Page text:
The United States said that NATO had no intention to military intervene in Syria.
Few hours after the head of the so-called Syrian National Council, Ahmad Moaz al-Khatib, called for the deployment of Patriot missile batteries on the Syrian-Turkish border, the United States said that NATO had no intention to military intervene in Syria.
"We are aware of the request," White House spokesman Jay Carney said.
"At this time, NATO does not intend to intervene militarily in Syria," Carney said.
"I think that a Patriot missile battery would follow the definition of military assistance," Carney said, adding that Patriot anti-missile batteries in Turkey were for self-defense only.
But Carney noted that the White House was constantly reviewing its policies in Syria, which have seen Washington give hundreds of millions of dollars in aid but stop short of providing announced "lethal" military help.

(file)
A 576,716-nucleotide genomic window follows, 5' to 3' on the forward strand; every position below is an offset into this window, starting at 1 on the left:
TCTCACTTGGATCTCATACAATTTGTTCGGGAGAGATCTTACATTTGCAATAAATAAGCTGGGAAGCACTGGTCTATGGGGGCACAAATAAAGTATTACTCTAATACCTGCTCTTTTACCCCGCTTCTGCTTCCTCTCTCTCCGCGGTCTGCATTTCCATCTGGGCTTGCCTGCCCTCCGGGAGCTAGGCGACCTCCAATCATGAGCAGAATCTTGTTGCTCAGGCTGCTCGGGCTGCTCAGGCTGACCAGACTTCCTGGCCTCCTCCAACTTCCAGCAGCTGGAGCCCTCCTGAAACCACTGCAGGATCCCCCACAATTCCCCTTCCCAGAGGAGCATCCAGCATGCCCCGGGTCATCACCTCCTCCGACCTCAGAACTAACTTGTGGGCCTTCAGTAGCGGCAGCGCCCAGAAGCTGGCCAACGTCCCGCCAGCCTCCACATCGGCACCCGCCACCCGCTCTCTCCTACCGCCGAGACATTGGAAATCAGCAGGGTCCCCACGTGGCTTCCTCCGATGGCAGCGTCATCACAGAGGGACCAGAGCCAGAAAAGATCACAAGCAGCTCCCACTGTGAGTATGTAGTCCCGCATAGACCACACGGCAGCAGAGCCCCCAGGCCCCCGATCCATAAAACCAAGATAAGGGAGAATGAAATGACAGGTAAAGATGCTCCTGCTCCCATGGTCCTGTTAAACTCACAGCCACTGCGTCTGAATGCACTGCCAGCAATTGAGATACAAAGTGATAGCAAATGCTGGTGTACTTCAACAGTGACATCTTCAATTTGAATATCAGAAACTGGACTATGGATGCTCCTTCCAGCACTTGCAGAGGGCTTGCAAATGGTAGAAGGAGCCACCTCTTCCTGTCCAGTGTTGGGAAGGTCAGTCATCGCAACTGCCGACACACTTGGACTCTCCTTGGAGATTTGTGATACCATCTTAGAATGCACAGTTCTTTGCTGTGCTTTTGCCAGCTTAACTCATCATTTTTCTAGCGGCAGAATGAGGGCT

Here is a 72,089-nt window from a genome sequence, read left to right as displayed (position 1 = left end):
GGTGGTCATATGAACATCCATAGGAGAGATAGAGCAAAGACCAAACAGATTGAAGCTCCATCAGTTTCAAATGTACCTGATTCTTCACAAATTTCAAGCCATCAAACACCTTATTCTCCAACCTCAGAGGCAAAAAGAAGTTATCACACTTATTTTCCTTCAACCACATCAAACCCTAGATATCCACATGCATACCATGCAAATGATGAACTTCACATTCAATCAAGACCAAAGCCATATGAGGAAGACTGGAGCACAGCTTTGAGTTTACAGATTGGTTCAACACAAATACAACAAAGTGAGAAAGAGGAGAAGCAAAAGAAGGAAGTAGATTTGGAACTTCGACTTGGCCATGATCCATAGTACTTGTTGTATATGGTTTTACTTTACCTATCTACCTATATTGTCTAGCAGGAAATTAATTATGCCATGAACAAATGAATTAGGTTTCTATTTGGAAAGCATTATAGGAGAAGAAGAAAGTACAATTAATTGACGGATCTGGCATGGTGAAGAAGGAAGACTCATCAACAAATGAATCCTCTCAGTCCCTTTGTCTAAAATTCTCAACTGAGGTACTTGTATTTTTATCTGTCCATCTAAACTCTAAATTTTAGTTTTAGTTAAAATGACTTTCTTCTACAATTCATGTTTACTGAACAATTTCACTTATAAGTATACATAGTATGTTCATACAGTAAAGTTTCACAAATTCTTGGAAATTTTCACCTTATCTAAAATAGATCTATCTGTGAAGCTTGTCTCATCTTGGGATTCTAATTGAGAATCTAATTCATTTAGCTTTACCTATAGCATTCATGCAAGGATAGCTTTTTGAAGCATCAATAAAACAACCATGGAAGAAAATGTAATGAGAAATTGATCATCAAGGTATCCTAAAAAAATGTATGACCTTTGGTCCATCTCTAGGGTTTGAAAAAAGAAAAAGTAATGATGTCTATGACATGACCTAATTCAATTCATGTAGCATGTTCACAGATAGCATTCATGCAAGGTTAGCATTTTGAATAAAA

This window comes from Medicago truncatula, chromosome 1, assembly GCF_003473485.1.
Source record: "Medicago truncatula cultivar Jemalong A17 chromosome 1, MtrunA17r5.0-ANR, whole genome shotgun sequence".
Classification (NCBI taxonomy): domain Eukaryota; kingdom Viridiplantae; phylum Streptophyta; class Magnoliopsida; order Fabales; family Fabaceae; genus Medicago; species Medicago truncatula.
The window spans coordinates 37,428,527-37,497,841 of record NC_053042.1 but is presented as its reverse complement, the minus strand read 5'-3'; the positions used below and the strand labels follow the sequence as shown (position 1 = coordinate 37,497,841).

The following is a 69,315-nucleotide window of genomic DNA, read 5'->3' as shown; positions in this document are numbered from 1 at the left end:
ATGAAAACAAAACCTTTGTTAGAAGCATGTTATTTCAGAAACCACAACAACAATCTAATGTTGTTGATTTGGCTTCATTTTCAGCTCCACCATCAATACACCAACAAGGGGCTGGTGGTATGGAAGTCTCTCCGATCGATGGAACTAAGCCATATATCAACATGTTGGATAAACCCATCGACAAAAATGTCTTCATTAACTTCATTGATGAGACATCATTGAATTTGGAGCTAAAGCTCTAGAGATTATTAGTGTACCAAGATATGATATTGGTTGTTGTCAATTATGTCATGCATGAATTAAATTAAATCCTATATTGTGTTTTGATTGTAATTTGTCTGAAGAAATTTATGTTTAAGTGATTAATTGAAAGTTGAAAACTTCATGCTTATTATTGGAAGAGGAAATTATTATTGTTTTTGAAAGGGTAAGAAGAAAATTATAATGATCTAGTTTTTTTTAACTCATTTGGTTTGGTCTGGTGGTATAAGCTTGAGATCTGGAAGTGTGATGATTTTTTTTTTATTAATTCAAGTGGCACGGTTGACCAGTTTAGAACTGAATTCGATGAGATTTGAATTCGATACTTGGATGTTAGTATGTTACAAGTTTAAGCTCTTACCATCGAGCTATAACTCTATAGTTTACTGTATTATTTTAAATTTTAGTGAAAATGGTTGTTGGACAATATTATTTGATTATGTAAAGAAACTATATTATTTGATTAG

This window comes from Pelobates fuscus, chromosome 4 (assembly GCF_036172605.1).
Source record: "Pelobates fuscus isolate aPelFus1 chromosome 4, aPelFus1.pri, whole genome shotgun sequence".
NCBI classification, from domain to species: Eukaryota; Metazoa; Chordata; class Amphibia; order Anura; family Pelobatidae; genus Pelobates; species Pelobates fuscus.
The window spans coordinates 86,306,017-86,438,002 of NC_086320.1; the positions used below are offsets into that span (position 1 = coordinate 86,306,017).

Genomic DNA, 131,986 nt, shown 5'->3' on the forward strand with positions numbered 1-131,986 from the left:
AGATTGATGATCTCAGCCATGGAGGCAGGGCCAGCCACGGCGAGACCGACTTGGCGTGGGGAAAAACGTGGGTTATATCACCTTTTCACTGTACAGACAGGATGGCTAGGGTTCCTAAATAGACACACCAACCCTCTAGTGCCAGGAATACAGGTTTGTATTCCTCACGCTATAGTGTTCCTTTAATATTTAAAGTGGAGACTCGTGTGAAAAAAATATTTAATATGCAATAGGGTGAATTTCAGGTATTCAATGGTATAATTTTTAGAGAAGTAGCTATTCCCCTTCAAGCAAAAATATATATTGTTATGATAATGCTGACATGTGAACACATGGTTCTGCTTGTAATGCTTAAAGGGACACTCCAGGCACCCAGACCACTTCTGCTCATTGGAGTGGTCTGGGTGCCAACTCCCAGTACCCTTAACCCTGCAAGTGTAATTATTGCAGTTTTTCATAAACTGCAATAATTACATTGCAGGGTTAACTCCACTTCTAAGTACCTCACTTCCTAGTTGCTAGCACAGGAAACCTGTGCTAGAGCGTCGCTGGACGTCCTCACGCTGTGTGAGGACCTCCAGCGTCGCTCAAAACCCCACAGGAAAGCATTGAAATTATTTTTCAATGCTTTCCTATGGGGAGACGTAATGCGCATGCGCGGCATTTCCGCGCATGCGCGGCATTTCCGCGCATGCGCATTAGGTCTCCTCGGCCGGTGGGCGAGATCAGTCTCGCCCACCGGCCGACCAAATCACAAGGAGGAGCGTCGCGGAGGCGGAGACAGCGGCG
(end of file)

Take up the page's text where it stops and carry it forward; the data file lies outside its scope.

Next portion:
Khatib said during the Arab summit in Doha that he had asked US Secretary of State John Kerry to extend the Patriot missile protection into northern Syria, and that Kerry had "promised to look into the matter."
"We are still awaiting a decision from NATO on this matter," Khatib said as he took the seat of Syria at the Arab summit.